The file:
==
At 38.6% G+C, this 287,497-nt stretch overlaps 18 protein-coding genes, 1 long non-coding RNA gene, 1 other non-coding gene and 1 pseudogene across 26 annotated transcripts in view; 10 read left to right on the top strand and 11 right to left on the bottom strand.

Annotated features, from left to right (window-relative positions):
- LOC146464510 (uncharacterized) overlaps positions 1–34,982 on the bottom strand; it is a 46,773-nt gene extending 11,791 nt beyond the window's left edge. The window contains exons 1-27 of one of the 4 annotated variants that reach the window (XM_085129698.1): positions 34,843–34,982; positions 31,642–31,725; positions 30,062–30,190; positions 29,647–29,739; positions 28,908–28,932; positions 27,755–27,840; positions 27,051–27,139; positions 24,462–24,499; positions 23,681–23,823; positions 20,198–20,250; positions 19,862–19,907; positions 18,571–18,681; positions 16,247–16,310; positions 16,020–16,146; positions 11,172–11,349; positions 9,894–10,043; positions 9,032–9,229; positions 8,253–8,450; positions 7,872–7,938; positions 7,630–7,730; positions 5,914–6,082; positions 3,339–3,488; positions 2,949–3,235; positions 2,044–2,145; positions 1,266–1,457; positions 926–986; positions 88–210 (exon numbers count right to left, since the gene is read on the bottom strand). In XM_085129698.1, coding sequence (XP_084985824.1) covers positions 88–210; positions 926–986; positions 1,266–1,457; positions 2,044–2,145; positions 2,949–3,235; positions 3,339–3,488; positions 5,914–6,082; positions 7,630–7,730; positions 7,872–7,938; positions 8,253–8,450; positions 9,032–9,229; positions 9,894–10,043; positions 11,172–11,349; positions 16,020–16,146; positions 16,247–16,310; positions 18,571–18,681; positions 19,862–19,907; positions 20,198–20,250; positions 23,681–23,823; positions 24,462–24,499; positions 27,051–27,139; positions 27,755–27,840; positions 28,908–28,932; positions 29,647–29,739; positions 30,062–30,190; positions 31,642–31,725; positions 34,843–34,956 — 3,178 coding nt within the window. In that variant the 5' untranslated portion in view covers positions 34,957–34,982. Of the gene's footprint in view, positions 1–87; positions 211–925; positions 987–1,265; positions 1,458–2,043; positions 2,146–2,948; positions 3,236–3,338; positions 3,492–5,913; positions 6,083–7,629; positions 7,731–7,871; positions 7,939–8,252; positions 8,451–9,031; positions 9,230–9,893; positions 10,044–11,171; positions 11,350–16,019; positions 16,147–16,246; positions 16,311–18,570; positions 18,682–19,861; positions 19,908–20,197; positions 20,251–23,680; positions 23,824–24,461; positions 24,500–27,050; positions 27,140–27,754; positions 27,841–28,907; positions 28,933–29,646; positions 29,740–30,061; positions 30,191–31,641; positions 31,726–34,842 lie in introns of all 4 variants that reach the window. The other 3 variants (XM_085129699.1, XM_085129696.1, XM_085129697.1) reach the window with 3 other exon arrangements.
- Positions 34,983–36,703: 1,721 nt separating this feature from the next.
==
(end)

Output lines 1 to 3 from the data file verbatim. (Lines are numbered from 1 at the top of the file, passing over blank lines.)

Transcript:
At 38.6% G+C, this 287,497-nt stretch overlaps 18 protein-coding genes, 1 long non-coding RNA gene, 1 other non-coding gene and 1 pseudogene across 26 annotated transcripts in view; 10 read left to right on the top strand and 11 right to left on the bottom strand.

Annotated features, from left to right (window-relative positions):
- LOC146464510 (uncharacterized) overlaps positions 1–34,982 on the bottom strand; it is a 46,773-nt gene extending 11,791 nt beyond the window's left edge. The window contains exons 1-27 of one of the 4 annotated variants that reach the window (XM_085129698.1): positions 34,843–34,982; positions 31,642–31,725; positions 30,062–30,190; positions 29,647–29,739; positions 28,908–28,932; positions 27,755–27,840; positions 27,051–27,139; positions 24,462–24,499; positions 23,681–23,823; positions 20,198–20,250; positions 19,862–19,907; positions 18,571–18,681; positions 16,247–16,310; positions 16,020–16,146; positions 11,172–11,349; positions 9,894–10,043; positions 9,032–9,229; positions 8,253–8,450; positions 7,872–7,938; positions 7,630–7,730; positions 5,914–6,082; positions 3,339–3,488; positions 2,949–3,235; positions 2,044–2,145; positions 1,266–1,457; positions 926–986; positions 88–210 (exon numbers count right to left, since the gene is read on the bottom strand). In XM_085129698.1, coding sequence (XP_084985824.1) covers positions 88–210; positions 926–986; positions 1,266–1,457; positions 2,044–2,145; positions 2,949–3,235; positions 3,339–3,488; positions 5,914–6,082; positions 7,630–7,730; positions 7,872–7,938; positions 8,253–8,450; positions 9,032–9,229; positions 9,894–10,043; positions 11,172–11,349; positions 16,020–16,146; positions 16,247–16,310; positions 18,571–18,681; positions 19,862–19,907; positions 20,198–20,250; positions 23,681–23,823; positions 24,462–24,499; positions 27,051–27,139; positions 27,755–27,840; positions 28,908–28,932; positions 29,647–29,739; positions 30,062–30,190; positions 31,642–31,725; positions 34,843–34,956 — 3,178 coding nt within the window. In that variant the 5' untranslated portion in view covers positions 34,957–34,982. Of the gene's footprint in view, positions 1–87; positions 211–925; positions 987–1,265; positions 1,458–2,043; positions 2,146–2,948; positions 3,236–3,338; positions 3,492–5,913; positions 6,083–7,629; positions 7,731–7,871; positions 7,939–8,252; positions 8,451–9,031; positions 9,230–9,893; positions 10,044–11,171; positions 11,350–16,019; positions 16,147–16,246; positions 16,311–18,570; positions 18,682–19,861; positions 19,908–20,197; positions 20,251–23,680; positions 23,824–24,461; positions 24,500–27,050; positions 27,140–27,754; positions 27,841–28,907; positions 28,933–29,646; positions 29,740–30,061; positions 30,191–31,641; positions 31,726–34,842 lie in introns of all 4 variants that reach the window. The other 3 variants (XM_085129699.1, XM_085129696.1, XM_085129697.1) reach the window with 3 other exon arrangements.